SAGT Conference 2019 #2 - Lorna Dawson keynote

Apologies for delay - a busy half term so far...
SAGT Conference was held at Dollar Academy near Stirling once again, at the end of October - nearly a month ago now. This meant a long train journey up to Stirling, via Ely. I arrived in Stirling just as the SAGT folks were checking in, so ended up heading for the Allan Park Hotel in Stirling for a meal and chat with friends old and new, and Doug Allan, the wildlife cameraman who has worked with David Attenborough.
After breakfast, it was over to Dollar, with a crisp start next to the Tay.
I helped with the Geographical Association stand, which was being looked after by Steve Rawlinson, and Gill Miller, this year's President was also in attendance.
The first keynote of SAGT 2019 was by Lorna Dawson.
It was sponsored by esri UK

Here are my notes, any errors in meaning are mine. This was a really enjoyable session.

Lorna Dawson is a Forensic soil scientist, and works for the James Hutton Institute.
Her twitter feed is @soilfit and is well worth following.
She described how Forensic Science is not new. Romans looked at the soil in hooves of their enemies to trace where they had been.
On the Prussian railway, people were stealing gold, and substituting it with sand to put weight in.
They looked at the sand and compared it with that in the barrels and excluded all but one station where people were stealing the gold and caught people.
Evidence is about linking trace material with a place.

She has worked on a number of programmes including Silent Witness and Countryfile. On the 'One Show', she was given a soil sample from somewhere in Scotland and was able to get within 700m
A good quote:
“Without GIS tools, we geographers couldn’t do the work that we do”

Lorna described hereself as "a geographer specialising in soil science".

“Geographers are particularly good at communicating the science and are safe knowledge brokers”

Liaising with police, farmers, politicans and lawyers, who speak different languauges
“Geographers are particularly good at translating knowledge into expertise and understanding”

Conan Doyle - used the idea of soils in crime novels - London clay was seen on people's clothing - spatial information about where it had come from was all important.
Every contact leaves a trace.
Everyone here will leave something behind that will tell that you have been in this room - forensically.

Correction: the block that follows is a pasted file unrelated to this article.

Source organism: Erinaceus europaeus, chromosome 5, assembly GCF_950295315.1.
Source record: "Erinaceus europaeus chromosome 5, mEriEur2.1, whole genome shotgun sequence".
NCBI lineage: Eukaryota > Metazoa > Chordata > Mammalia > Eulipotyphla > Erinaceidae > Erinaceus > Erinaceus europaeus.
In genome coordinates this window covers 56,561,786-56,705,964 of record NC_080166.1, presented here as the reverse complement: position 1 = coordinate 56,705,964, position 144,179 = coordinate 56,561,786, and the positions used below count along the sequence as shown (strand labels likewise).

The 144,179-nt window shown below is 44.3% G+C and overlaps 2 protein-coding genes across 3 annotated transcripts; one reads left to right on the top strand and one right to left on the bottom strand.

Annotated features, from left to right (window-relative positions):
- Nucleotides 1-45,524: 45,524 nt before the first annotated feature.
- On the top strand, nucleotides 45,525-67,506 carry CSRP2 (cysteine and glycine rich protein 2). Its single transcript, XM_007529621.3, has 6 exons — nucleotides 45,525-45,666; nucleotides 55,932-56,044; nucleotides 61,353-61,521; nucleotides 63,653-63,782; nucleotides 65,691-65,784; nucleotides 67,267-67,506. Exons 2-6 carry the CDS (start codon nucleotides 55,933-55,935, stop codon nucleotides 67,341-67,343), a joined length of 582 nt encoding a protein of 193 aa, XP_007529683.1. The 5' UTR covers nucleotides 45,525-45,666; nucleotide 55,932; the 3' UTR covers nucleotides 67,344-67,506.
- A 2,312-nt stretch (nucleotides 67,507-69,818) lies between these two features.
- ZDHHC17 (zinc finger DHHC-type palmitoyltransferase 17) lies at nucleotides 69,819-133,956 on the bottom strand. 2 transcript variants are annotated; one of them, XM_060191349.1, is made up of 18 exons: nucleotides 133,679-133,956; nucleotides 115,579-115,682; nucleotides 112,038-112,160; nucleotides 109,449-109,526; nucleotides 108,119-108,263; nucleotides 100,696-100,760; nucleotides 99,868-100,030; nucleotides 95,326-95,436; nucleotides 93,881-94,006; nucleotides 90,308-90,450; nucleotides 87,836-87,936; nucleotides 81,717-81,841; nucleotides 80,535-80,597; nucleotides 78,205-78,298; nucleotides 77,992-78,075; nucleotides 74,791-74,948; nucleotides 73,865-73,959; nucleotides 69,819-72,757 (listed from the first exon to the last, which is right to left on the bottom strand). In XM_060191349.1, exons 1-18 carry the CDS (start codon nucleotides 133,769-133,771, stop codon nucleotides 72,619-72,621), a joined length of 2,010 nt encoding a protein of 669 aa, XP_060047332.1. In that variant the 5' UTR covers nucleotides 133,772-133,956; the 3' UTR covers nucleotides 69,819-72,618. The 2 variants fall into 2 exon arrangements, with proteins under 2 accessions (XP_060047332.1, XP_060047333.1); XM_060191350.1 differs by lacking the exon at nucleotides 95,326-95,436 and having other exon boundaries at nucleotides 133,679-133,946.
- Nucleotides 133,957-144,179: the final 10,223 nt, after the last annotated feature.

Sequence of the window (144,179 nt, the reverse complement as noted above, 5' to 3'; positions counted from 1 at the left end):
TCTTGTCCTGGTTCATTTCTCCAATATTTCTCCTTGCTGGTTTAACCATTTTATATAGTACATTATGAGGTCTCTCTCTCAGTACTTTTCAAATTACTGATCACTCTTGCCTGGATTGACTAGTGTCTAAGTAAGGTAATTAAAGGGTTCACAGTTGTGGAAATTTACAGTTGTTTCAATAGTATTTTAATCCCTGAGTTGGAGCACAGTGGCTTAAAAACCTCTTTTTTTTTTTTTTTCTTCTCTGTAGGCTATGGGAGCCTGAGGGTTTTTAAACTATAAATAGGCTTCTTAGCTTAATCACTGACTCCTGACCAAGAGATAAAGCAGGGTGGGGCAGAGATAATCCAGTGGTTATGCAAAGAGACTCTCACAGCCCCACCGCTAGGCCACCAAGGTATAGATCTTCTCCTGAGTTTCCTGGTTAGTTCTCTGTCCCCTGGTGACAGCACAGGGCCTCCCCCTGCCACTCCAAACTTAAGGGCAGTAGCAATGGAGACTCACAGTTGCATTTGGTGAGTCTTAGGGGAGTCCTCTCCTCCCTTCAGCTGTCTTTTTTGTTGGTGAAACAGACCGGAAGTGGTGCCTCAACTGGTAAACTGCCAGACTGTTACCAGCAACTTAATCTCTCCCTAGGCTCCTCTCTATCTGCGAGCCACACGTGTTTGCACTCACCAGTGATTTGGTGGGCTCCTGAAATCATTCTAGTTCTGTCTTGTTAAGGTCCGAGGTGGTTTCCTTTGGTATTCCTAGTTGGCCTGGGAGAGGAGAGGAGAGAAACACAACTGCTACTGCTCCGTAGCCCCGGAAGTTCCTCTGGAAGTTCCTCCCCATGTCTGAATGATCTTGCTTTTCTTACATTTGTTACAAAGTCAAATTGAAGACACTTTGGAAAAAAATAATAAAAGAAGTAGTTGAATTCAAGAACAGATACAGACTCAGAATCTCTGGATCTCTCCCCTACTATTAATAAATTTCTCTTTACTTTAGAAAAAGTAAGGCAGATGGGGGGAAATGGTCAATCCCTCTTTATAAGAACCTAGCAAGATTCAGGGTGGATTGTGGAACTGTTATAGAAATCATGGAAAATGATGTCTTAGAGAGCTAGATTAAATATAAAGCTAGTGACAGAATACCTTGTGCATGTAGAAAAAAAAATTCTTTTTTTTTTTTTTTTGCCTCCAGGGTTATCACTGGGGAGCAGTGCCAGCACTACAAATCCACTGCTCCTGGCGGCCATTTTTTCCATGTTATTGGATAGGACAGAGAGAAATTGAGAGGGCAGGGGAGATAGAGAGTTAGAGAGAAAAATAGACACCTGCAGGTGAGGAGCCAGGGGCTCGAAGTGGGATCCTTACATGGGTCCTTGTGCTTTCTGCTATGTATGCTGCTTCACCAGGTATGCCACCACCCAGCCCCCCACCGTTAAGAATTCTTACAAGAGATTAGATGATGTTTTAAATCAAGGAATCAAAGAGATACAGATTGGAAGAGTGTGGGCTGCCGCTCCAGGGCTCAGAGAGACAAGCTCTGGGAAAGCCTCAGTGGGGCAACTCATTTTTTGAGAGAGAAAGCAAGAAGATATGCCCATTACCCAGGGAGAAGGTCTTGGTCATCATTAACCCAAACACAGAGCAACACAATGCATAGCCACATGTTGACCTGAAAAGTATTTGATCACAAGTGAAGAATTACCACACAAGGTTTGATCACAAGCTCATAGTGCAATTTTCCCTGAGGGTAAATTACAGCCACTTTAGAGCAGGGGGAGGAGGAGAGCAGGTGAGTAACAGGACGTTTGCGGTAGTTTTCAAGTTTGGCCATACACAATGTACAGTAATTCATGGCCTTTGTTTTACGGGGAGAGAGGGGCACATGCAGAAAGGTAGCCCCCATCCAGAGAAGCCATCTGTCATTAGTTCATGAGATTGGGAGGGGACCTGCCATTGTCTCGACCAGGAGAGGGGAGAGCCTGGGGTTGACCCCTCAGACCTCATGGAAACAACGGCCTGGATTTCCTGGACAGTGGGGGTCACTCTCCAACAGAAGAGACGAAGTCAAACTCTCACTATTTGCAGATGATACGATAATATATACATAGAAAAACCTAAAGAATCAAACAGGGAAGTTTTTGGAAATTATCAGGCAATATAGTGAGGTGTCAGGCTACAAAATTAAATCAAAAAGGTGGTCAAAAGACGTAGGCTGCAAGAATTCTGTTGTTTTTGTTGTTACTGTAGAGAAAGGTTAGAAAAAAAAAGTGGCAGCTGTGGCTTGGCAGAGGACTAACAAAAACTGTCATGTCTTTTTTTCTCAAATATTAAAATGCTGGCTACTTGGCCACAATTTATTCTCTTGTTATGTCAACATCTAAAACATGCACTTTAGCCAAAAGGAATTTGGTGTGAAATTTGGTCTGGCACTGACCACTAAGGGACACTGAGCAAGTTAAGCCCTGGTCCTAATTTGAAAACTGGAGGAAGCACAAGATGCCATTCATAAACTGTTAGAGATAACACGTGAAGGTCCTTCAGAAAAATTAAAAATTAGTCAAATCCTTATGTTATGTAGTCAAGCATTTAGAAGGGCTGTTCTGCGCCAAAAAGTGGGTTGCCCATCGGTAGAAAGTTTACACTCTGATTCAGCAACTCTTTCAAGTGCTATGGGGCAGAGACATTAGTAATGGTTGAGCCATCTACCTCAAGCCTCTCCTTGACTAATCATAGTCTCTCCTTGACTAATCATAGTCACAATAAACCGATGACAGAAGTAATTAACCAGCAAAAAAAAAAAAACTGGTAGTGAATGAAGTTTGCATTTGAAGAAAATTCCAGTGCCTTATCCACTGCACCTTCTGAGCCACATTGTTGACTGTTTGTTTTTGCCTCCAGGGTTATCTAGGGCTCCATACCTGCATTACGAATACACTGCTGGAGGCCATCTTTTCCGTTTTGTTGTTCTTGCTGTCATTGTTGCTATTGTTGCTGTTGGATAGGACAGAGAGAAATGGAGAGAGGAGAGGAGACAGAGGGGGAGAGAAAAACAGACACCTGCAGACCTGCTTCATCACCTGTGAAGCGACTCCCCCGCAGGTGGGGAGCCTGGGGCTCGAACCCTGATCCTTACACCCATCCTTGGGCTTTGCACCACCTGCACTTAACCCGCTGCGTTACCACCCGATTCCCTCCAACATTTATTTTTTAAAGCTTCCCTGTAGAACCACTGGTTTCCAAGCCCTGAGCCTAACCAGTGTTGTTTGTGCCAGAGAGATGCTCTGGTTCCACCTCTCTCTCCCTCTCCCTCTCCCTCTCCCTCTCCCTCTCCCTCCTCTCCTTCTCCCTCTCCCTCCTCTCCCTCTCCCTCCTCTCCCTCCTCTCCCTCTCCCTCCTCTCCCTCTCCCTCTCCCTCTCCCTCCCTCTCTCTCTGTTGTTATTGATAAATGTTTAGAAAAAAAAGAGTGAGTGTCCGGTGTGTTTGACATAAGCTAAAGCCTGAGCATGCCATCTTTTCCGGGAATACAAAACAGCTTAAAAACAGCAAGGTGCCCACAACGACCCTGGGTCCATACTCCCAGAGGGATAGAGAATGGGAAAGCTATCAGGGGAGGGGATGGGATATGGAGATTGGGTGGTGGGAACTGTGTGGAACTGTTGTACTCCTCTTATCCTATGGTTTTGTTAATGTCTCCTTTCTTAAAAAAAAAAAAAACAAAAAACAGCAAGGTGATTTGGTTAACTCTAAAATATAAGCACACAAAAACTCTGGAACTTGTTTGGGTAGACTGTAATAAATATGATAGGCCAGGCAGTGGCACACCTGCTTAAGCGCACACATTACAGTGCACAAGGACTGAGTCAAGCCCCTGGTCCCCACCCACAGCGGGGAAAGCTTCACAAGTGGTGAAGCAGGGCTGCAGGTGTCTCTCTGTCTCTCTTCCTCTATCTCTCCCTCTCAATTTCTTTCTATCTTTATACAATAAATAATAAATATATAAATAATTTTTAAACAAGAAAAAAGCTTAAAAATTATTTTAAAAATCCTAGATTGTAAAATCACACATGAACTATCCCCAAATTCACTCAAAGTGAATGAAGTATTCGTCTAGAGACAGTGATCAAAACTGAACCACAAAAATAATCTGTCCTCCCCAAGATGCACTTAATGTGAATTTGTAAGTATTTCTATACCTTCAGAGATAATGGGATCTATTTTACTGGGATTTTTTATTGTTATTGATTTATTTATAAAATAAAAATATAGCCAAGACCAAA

The link between person and place is important.

Filter in a washing machine - in one case, soil was found in the filter and mineral component could be checked, as the criminal had washed their jeans, and connected them with the place

Soil is complex - a microcosm of
Biology / Chemistry / Physics
Geology / Organic matter
It has a signature: DNA - can be extracted from soil

Spatial resolution of the data - James Hutton Institute -database of soil information.

There are apparently only 4 soils which Scottish students need to know about, including:

Brown earths - productive crops
Podsols - uplands
Gleys - lovely grass for livestock
Peatlands - sequestering carbon - value of soils

Gas chromatography is one scientific technique being used to identify elements of the soil.
Working out the scenario of what could have happened - crime reconstruction.
GPR - "ground penetrating radar" also being used.
Volatile organic compounds from a decomposing body can be identified using these scientific methods as well as fibres from clothing.
Sand is not just sand....
2nd case example was this one.

She talked about crime writers she had worked with.
Ann Cleeves work


Ian Rankin
Val MacDermid quote was excellent.

"I think people sometimes underestimate the power of setting, in particular with the crime novel, because everybody knows murders are not solved the way we write about them in our books, it’s not how it happens. If we wrote about the reality it would be so boring no one would read it, so what we have to do is to persuade the reader to come with us on this journey of suspension of disbelief, and anything you can do to make your book feel more plausible helps you with that.

So if you write about place in a way that for someone who knows that place, that absolutely they’re there with you and you’ve got it right – the way people will read and think I know that café, I know that park, I’ve waited at that bus stop – if you get those details right then they trust you about everything else you’re telling them…


In order to take people on that journey of setting, you make your setting vivid, you make it rich, you make it part of the world of the book, and you use all the five senses as well, sight, sound, smell, touch, hearing, and taste."

This is an excellent quote for geographers and sense of place.

An excellent conference keynote.

Image: Ian Crisp

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